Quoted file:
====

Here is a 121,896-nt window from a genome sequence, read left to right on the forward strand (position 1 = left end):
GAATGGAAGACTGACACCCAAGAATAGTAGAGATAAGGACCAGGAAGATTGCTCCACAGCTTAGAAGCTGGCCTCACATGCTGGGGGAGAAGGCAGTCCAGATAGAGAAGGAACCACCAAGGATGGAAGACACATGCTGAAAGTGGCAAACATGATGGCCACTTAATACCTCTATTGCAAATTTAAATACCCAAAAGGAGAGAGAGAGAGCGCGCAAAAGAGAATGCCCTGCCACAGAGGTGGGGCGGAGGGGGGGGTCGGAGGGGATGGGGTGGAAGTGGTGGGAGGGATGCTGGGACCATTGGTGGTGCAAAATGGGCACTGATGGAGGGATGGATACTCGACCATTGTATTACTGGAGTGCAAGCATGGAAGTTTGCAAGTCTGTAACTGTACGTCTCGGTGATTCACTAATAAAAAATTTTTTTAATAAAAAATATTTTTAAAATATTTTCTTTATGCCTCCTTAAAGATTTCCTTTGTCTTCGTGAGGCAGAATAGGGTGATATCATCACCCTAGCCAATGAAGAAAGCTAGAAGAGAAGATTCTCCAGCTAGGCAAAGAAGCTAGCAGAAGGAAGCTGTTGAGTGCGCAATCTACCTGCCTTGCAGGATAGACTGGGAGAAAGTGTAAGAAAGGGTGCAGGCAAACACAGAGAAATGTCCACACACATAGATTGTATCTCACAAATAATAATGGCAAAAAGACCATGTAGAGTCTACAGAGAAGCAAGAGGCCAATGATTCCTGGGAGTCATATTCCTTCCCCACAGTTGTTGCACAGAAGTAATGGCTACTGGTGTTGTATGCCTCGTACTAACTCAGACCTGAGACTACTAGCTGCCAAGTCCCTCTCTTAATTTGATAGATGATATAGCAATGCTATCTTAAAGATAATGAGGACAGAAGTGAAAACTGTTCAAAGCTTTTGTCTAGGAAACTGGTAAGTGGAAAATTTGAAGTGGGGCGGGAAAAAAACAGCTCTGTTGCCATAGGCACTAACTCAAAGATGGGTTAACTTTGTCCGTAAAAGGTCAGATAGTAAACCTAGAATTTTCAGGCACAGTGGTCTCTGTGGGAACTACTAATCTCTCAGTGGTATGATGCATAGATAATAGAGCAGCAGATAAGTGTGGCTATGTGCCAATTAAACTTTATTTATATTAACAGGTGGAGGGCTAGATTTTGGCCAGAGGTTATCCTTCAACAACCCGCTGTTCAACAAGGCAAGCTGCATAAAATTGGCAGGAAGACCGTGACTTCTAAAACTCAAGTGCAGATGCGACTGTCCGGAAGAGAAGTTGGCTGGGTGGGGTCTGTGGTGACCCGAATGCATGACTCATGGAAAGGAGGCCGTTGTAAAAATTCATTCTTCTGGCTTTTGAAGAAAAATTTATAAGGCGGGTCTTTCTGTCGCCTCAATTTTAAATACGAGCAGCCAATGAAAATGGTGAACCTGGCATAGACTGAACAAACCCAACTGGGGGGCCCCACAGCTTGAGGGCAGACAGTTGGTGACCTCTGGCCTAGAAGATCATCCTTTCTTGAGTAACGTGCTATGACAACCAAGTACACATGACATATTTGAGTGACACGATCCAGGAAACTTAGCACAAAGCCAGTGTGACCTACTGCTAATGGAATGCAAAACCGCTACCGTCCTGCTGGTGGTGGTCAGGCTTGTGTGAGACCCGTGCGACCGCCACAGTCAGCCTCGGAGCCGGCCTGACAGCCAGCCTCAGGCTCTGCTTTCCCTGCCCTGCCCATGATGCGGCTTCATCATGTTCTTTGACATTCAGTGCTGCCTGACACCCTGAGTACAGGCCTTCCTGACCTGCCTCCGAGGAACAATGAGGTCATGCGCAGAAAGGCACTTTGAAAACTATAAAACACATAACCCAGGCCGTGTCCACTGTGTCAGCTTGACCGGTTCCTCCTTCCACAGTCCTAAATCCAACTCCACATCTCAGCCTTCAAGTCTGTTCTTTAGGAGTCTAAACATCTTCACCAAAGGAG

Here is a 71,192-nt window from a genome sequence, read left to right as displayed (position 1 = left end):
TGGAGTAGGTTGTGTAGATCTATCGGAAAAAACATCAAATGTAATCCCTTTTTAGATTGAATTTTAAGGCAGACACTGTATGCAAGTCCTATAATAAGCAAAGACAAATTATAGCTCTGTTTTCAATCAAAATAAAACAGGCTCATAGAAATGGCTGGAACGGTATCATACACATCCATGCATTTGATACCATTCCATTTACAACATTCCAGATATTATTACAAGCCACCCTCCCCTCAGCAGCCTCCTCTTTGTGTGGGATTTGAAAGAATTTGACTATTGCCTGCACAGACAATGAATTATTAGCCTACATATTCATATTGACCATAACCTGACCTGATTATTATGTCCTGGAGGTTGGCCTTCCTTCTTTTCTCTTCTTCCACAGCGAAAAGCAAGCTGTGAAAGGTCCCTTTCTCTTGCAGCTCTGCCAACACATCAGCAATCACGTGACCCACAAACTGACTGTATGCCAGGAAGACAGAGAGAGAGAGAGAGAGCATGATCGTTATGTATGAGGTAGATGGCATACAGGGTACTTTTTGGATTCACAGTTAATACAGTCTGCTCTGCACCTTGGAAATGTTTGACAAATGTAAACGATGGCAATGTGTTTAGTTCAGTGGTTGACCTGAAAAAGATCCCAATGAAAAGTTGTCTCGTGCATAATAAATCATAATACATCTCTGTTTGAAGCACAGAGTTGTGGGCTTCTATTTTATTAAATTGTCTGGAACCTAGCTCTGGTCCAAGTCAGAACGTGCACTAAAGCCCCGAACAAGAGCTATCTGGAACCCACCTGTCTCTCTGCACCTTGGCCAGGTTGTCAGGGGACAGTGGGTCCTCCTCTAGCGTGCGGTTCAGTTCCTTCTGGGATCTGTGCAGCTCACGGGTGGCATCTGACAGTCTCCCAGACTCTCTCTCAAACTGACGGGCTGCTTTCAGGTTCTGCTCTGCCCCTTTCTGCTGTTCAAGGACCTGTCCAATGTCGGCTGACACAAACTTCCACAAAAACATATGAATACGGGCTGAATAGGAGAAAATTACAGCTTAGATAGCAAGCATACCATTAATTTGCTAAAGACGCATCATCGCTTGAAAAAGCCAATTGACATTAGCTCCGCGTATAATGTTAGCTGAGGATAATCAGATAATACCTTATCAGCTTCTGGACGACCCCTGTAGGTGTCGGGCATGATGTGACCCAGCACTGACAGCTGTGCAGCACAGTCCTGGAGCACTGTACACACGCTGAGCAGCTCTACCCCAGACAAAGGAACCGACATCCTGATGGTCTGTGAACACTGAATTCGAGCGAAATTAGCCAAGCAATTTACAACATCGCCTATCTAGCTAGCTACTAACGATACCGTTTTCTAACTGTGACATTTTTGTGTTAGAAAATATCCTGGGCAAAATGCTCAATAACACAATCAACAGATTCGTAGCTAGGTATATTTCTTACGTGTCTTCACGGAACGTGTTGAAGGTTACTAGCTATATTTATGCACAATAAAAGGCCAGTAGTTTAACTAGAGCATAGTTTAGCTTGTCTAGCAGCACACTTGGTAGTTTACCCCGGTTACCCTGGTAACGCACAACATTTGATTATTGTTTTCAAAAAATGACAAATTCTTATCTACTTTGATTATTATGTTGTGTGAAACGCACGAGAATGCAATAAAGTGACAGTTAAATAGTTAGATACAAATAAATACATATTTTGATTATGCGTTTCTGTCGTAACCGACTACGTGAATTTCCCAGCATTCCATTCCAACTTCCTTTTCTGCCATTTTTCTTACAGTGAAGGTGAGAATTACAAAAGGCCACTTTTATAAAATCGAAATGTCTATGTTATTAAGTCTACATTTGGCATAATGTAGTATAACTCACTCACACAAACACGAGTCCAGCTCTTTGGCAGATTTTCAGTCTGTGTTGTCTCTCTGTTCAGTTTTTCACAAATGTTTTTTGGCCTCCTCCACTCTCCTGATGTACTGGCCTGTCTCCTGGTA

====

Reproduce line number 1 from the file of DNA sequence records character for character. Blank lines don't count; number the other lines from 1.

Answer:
Here is a 121,896-nt window from a genome sequence, read left to right on the forward strand (position 1 = left end):